A web service is a collection of protocols and standards used for exchanging data between applications. Software applications written in various programming languages and running on various platforms can use web services to exchange data over computer networks like the Internet. This interoperability is due to the use of open standards. OASIS and the W3C are the steering committees responsible for the architecture and standardization of web services. To improve interoperability between web service implementations, the WS-I organisation has been developing a series of profiles to further define the standards involved.
|Table of contents|
2 Advantages of web services
3 Disadvantages of web services
4 Reasons for creating web services
6 See also
7 External links
- Web Services Protocol Stack: To reiterate, web services consist of a collection of standards and protocols. This collection is known as the web services protocol stack.
- XML: All data to be exchanged is formatted with XML tags. This encoding can be performed by SOAP or XML-RPC.
- Common protocols: XML data can be transported between applications using common protocols such as HTTP, FTP, and SMTP.
- WSDL: The public interface to the web service is described by Web Services Desciption Language, or WSDL. This is an XML-based service description on how to communicate using the web service.
- UDDI: The web service information is published using this protocol. It enables applications to look up web services information in order to determine whether to use them.
Advantages of web services
Disadvantages of web services
Reasons for creating web services
The main reason why web services are used seems to be that they rely on HTTP over TCP port 80. To understand this, keep in mind that many enterprises have protected themselves (see computer security) by using firewalls that filter and block much Internet traffic for security reasons. In this milieu, typically many (almost all) ports are closed to incoming and outgoing traffic, and the administrators of these firewalls are not eager to open them up. Port 80, however, is always open because it is used for web browsers. Web services tunnel everything through port 80, making the technology very appealing.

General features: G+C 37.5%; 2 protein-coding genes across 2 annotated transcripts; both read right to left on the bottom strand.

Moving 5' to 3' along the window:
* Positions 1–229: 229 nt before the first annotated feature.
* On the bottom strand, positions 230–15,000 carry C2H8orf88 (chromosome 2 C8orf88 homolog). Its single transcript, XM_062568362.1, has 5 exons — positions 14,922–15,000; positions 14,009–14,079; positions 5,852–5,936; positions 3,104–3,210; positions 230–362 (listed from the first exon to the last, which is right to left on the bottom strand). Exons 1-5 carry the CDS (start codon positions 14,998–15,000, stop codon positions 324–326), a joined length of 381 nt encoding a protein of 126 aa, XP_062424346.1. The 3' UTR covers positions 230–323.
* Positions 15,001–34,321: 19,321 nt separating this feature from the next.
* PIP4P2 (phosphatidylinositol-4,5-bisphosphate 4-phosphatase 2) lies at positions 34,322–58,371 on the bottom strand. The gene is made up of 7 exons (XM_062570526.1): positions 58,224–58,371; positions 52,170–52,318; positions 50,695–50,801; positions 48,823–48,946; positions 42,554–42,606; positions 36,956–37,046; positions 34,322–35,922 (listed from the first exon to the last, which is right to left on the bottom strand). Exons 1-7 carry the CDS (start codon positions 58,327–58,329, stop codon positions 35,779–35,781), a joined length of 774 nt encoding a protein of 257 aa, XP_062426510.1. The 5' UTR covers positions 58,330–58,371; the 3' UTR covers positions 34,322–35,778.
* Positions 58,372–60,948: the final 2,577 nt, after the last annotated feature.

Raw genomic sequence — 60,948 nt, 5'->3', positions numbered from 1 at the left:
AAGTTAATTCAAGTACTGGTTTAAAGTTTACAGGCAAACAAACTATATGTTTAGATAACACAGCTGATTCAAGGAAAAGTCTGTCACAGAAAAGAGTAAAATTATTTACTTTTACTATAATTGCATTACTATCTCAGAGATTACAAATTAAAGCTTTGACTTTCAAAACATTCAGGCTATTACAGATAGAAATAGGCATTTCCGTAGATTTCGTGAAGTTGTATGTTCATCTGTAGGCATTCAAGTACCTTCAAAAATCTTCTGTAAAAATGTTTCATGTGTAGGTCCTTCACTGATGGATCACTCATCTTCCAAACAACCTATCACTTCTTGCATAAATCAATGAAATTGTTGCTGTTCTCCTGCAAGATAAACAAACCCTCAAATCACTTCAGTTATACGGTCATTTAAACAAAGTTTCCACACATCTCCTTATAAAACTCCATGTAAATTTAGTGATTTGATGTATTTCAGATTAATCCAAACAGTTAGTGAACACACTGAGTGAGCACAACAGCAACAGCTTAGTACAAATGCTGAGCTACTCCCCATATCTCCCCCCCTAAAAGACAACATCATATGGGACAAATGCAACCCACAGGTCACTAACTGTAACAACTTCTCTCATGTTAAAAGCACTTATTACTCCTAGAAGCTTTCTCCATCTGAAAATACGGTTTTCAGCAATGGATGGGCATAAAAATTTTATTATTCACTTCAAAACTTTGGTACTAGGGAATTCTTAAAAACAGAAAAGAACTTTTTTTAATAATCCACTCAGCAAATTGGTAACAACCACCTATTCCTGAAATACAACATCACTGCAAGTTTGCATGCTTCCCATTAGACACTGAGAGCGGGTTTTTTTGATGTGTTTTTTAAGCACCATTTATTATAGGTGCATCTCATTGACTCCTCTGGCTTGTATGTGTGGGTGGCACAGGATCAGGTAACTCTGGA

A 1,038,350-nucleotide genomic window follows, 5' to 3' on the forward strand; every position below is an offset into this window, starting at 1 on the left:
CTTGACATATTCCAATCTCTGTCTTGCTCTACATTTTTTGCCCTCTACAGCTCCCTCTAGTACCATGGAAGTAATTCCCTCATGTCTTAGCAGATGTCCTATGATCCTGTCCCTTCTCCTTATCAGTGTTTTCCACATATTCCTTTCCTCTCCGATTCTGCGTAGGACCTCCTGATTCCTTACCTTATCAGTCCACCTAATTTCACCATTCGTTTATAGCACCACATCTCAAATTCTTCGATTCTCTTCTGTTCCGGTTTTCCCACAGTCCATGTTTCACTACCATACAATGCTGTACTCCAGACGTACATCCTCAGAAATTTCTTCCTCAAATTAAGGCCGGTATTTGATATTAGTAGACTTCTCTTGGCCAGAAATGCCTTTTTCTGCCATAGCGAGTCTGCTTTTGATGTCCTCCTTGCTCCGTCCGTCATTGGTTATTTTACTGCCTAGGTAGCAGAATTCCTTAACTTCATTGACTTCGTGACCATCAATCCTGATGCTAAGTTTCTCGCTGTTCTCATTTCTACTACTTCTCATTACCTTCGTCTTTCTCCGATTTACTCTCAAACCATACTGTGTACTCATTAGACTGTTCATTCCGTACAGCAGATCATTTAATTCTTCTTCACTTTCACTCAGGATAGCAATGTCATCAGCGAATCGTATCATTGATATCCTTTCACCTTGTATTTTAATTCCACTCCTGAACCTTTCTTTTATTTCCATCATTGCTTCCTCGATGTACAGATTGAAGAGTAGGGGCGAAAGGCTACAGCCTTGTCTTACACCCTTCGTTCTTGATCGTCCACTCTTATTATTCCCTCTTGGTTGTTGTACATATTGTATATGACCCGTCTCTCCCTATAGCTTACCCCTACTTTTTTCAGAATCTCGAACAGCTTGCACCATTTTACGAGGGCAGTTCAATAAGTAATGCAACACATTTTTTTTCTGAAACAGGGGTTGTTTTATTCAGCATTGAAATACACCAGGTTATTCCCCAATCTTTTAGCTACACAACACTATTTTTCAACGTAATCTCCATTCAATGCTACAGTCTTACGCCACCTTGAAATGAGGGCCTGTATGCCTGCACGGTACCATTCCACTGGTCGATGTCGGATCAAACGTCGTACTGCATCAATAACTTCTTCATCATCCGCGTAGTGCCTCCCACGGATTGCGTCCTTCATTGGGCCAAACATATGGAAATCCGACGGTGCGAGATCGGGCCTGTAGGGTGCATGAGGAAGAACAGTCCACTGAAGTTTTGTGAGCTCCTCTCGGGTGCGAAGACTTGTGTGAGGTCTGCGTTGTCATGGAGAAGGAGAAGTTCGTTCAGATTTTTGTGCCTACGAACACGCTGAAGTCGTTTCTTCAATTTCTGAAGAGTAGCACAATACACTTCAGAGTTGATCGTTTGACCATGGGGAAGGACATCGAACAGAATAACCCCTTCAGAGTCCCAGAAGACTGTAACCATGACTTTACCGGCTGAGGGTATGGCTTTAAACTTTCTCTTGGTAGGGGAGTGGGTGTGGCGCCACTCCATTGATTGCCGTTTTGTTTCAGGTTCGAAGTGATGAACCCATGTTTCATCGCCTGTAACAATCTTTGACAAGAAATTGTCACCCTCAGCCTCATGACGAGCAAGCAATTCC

Another reason may be that prior to SOAP, there were no really good interfaces to accessing functionality on different computers on a network. Most of them were ad hoc, and few people knew or could handle EDI, RPC, and similar APIss. Web services may have more solid frameworks and would thus be easier to use.
A third reason that web services are useful: They can provide very loose coupling between an application that uses the web service and the web service itself. This should allow either piece to change without negatively affecting the other. This flexibility may become increasingly important as software is built by assembling individual components into a complete application.
- Axis and the Jakarta Tomcat server (both at the Apache project)
- ColdFusion MX from Macromedia
- Java Web Services Development Pack (JWSDP) from Sun Microsystems (based on Jakarta Tomcat)
- JOnAS (part of the ObjectWeb Open Source initiative)
- Microsoft .NET servers from Microsoft
- Novell exteNd from Novell (based on the J2EE platform)
- WebLogic from BEA Systems
- WebSphere Application Server from IBM (based on the Apache server and the J2EE platform)
- Apache Axis
- Article, "Stop the hype about webservices!"
- Listing of publicly available Web services
- List of Proposals by Microsoft
- Organization for the Advancement of Structured Information Standards
- Some case studies about the impact of WS in actual production environments
- Web Services Activity at World Wide Web Consortium
- XML Protocol Working Group (SOAP)